A recent graduate of Sierra Nevada College’s MFA program, Courtney Berti is the newest and youngest faculty member in SNC’s English Department. She teaches freshman composition classes and is in charge of producing the Sierra Nevada Review, SNC’s literary journal.
Berti completed her bachelors degree at SNC in 2013 and her MFA in 2016. She admitted that her conversion from SNC student to professor hasn’t entirely sunk in.
“It still kind of feels like I’m a student,” said Berti. “I think what’s most different is seeing the college politics, the things you don’t see as a student. But these things are a bit more transparent now than when I was going to school here.”
Teaching was not originally part of Berti’s career plans, but since spending the fall semester assistant-teaching in Chris Anderson’s freshman composition class, she said she is starting to get excited about it.
“Teaching is something I unexpectedly enjoyed,” said Berti. “I actually had really bad stage fright when I was an undergrad. I remember in one of June Saraceno’s classes she asked me to sing opera to Shakespeare. I hyperventilated and cried in front of the class,” she said. “June encouraged me to face my fear of public speaking.”
An avid writer for as long as she can remember, Berti is currently in the final stages of writing her first novel. Her interest in creative writing was sparked by her love for reading.
“I got into creative writing by default. It’s just something I did. I read and I write,” said Berti. “I have a belief that reading and reading well—not a lot, but well—makes us better people. It promotes critical thinking, it allows people to think for themselves, it increases our ability to pay attention—not just to our books but to one another.”
Berti initially entered the creative writing program at SNC because she was having trouble editing her work. She was not planning on getting her MFA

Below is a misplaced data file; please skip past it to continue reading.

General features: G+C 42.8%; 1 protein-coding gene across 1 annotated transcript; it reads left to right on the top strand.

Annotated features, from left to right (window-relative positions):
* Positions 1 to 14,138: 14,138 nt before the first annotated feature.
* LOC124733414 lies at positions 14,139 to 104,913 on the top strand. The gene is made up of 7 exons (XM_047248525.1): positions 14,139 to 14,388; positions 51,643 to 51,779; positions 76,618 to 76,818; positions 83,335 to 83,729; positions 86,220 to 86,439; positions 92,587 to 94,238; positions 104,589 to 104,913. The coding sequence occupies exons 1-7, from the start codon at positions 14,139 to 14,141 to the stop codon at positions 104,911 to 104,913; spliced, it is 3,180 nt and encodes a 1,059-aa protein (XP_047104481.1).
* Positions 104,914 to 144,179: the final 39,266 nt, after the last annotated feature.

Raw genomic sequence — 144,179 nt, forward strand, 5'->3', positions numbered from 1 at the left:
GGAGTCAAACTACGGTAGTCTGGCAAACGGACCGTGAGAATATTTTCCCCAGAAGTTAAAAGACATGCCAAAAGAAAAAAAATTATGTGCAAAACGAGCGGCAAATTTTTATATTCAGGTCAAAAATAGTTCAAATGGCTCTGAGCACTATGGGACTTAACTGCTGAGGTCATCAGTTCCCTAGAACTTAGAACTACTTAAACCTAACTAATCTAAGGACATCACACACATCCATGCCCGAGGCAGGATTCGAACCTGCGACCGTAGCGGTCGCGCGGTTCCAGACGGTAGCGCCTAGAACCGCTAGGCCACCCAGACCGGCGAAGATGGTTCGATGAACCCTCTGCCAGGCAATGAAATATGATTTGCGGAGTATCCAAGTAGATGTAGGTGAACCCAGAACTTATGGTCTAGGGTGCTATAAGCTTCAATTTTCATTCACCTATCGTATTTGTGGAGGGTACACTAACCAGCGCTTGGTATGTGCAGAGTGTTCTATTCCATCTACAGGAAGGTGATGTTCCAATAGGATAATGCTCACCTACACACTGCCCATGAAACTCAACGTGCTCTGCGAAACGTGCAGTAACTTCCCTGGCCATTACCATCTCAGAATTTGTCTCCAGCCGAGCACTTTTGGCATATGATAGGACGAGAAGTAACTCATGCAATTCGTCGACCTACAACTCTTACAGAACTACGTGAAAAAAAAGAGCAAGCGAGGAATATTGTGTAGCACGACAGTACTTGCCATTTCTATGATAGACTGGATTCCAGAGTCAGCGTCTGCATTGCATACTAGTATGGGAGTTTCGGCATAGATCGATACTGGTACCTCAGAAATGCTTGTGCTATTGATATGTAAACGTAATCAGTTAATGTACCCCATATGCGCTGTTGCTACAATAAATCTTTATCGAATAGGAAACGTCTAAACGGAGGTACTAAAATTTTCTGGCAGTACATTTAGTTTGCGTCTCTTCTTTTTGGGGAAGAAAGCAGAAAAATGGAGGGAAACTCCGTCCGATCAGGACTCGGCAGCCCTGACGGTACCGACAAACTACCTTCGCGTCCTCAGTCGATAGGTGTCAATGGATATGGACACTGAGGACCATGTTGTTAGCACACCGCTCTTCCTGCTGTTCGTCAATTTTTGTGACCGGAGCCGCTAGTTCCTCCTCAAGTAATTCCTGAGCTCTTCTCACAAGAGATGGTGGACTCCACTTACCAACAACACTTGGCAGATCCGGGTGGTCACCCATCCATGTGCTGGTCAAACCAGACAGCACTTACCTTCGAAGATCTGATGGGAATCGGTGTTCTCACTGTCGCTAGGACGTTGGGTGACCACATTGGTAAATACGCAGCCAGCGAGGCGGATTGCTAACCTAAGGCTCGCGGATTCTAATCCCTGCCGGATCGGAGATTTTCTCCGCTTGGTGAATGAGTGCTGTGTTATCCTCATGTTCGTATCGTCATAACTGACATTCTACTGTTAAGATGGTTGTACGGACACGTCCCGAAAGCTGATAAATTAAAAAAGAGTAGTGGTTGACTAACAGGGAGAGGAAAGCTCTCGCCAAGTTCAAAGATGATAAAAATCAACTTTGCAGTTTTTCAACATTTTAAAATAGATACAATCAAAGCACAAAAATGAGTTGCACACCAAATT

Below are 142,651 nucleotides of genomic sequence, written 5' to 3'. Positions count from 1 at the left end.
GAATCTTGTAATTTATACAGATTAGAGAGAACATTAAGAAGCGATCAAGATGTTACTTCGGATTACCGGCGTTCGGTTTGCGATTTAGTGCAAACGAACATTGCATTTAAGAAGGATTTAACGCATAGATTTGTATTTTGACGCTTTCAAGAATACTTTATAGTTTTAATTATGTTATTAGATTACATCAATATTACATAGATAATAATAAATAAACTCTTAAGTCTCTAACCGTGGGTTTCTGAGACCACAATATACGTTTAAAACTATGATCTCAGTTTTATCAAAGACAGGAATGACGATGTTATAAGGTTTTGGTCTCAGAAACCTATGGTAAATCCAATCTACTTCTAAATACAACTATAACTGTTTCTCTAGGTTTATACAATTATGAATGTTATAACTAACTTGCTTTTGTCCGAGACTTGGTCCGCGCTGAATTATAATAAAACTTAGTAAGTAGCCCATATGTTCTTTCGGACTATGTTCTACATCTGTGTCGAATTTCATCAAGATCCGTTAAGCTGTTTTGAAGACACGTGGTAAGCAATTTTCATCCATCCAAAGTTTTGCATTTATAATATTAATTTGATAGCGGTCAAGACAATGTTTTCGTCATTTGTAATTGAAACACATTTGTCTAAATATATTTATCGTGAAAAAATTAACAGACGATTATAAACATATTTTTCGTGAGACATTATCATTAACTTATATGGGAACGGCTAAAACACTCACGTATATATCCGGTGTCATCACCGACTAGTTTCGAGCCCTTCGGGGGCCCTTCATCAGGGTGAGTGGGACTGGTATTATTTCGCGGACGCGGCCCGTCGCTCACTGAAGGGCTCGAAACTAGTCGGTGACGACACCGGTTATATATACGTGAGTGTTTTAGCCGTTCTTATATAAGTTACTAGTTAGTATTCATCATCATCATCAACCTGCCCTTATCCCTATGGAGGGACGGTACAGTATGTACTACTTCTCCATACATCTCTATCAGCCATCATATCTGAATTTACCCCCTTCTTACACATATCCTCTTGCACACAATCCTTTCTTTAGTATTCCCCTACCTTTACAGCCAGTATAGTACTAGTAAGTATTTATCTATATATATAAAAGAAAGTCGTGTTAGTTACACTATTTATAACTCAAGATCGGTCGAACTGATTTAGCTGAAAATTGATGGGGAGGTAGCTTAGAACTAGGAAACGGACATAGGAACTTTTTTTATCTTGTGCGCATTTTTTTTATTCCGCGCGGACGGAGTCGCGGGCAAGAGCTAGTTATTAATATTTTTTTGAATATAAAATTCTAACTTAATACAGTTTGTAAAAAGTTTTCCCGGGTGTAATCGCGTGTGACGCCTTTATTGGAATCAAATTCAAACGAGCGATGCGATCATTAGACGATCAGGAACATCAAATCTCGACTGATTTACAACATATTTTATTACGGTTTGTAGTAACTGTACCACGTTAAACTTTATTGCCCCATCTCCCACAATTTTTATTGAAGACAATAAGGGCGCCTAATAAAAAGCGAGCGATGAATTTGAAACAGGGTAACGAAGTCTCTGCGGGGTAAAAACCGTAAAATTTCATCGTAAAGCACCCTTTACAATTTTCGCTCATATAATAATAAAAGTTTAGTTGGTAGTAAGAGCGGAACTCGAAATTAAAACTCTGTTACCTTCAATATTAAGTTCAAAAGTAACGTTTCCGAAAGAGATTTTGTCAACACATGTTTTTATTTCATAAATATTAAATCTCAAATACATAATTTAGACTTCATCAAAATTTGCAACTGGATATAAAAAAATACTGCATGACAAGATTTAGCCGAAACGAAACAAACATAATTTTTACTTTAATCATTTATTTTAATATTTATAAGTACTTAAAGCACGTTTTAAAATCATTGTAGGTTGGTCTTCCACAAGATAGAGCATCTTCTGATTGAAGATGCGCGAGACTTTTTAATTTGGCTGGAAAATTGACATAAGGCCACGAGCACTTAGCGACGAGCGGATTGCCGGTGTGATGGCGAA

until she learned about an international field trip the students were planning.
“I wasn’t originally going to pursue an MFA, but I did it because they were going to Ireland,” said Berti. “At that point I had been out of school for a year and was just kind of doing the same things that I had been doing, mostly waiting tables. I needed to see my life go in a different direction.”
Berti enjoys the students in her freshman composition class, but she’s facing some challenges, including learning how to deal with technology distractions in the classroom.
“Getting students to close their computers is impossible,” said Berti, “so I think I’m going to try to figure out a way to integrate technology more into my classes next semester. Technology is such a big part of the way we function. We’re practically cyborgs.”
In addition to being a teaching assistant for Anderson’s class, Berti’s job duties include managing the Sierra Nevada Review, SNC’s literary journal, and heading up the Creative Writing Club. She also helps to run Prim Library’s Poetry Center. “Running the Sierra Nevada Review and the Creative Writing Club is a good way to integrate a lot of the programs that the English department offers,” Berti said.
While Berti’s future plans are not firm, she thinks she’d like to stay at SNC for at least a few years. “For now, I plan on staying here for a while and getting the hang of teaching and writing and finding a balance between the two,” said Berti. “Ultimately I’d love to just write and only teach creative writing, but that’s not easy to do.”